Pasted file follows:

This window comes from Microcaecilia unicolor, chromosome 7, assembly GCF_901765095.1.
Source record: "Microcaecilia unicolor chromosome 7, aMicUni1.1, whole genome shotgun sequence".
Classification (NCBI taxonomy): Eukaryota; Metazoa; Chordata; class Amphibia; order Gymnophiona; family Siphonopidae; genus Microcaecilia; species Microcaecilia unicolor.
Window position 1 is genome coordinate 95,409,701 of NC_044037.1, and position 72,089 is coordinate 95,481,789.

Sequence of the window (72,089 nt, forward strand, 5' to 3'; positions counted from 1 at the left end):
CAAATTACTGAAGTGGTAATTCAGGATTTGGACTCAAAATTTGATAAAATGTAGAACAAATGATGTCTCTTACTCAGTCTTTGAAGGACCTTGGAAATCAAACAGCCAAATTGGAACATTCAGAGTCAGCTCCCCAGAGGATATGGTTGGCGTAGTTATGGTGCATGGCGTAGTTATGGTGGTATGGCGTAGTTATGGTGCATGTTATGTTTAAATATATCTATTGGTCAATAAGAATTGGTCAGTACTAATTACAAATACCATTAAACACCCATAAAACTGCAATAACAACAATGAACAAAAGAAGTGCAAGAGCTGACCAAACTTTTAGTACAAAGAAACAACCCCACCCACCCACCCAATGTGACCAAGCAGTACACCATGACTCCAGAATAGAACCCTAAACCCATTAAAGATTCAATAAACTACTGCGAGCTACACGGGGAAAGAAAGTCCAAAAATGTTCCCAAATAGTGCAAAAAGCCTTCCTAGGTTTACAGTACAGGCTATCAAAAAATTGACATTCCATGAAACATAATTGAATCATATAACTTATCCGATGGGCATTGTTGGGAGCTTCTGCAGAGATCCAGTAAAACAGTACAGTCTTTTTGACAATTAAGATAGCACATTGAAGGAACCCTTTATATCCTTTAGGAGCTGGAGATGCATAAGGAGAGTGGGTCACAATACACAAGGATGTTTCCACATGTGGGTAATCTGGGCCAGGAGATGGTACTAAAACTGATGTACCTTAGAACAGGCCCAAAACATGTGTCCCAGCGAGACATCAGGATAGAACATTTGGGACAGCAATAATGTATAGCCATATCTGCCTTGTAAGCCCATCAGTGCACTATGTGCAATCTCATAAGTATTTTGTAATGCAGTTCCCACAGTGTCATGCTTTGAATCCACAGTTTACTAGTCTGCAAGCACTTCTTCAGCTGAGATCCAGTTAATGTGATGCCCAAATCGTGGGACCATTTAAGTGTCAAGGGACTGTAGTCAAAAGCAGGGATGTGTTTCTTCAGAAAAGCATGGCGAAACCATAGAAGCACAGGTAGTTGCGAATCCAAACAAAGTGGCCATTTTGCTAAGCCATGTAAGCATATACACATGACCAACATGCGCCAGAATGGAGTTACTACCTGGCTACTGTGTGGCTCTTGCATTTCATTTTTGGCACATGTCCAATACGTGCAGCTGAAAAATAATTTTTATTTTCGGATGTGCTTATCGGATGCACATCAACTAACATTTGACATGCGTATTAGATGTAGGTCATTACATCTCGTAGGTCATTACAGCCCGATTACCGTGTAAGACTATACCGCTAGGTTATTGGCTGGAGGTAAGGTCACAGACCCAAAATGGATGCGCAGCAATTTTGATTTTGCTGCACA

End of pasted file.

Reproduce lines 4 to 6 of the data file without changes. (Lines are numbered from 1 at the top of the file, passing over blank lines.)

Window position 1 is genome coordinate 95,409,701 of NC_044037.1, and position 72,089 is coordinate 95,481,789.

Sequence of the window (72,089 nt, forward strand, 5' to 3'; positions counted from 1 at the left end):
CAAATTACTGAAGTGGTAATTCAGGATTTGGACTCAAAATTTGATAAAATGTAGAACAAATGATGTCTCTTACTCAGTCTTTGAAGGACCTTGGAAATCAAACAGCCAAATTGGAACATTCAGAGTCAGCTCCCCAGAGGATATGGTTGGCGTAGTTATGGTGCATGGCGTAGTTATGGTGGTATGGCGTAGTTATGGTGCATGTTATGTTTAAATATATCTATTGGTCAATAAGAATTGGTCAGTACTAATTACAAATACCATTAAACACCCATAAAACTGCAATAACAACAATGAACAAAAGAAGTGCAAGAGCTGACCAAACTTTTAGTACAAAGAAACAACCCCACCCACCCACCCAATGTGACCAAGCAGTACACCATGACTCCAGAATAGAACCCTAAACCCATTAAAGATTCAATAAACTACTGCGAGCTACACGGGGAAAGAAAGTCCAAAAATGTTCCCAAATAGTGCAAAAAGCCTTCCTAGGTTTACAGTACAGGCTATCAAAAAATTGACATTCCATGAAACATAATTGAATCATATAACTTATCCGATGGGCATTGTTGGGAGCTTCTGCAGAGATCCAGTAAAACAGTACAGTCTTTTTGACAATTAAGATAGCACATTGAAGGAACCCTTTATATCCTTTAGGAGCTGGAGATGCATAAGGAGAGTGGGTCACAATACACAAGGATGTTTCCACATGTGGGTAATCTGGGCCAGGAGATGGTACTAAAACTGATGTACCTTAGAACAGGCCCAAAACATGTGTCCCAGCGAGACATCAGGATAGAACATTTGGGACAGCAATAATGTATAGCCATATCTGCCTTGTAAGCCCATCAGTGCACTATGTGCAATCTCATAAGTATTTTGTAATGCAGTTCCCACAGTGTCATGCTTTGAATCCACAGTTTACTAGTCTGCAAGCACTTCTTCAGCTGAGATCCAGTTAATGTGATGCCCAAATCGTGGGACCATTTAAGTGTCAAGGGACTGTAGTCAAAAGCAGGGATGTGTTTCTTCAGAAAAGCATGGCGAAACCATAGAAGCACAGGTAGTTGCGAATCCAAACAAAGTGGCCATTTTGCTAAGCCATGTAAGCATATACACATGACCAACATGCGCCAGAATGGAGTTACTACCTGGCTACTGTGTGGCTCTTGCATTTCATTTTTGGCACATGTCCAATACGTGCAGCTGAAAAATAATTTTTATTTTCGGATGTGCTTATCGGATGCACATCAACTAACATTTGACATGCGTATTAGATGTAGGTCATTACATCTCGTAGGTCATTACAGCCCGATTACCGTGTAAGACTATACCGCTAGGTTATTGGCTGGAGGTAAGGTCACAGACCCAAAATGGATGCGCAGCAATTTTGATTTTGCTGCACA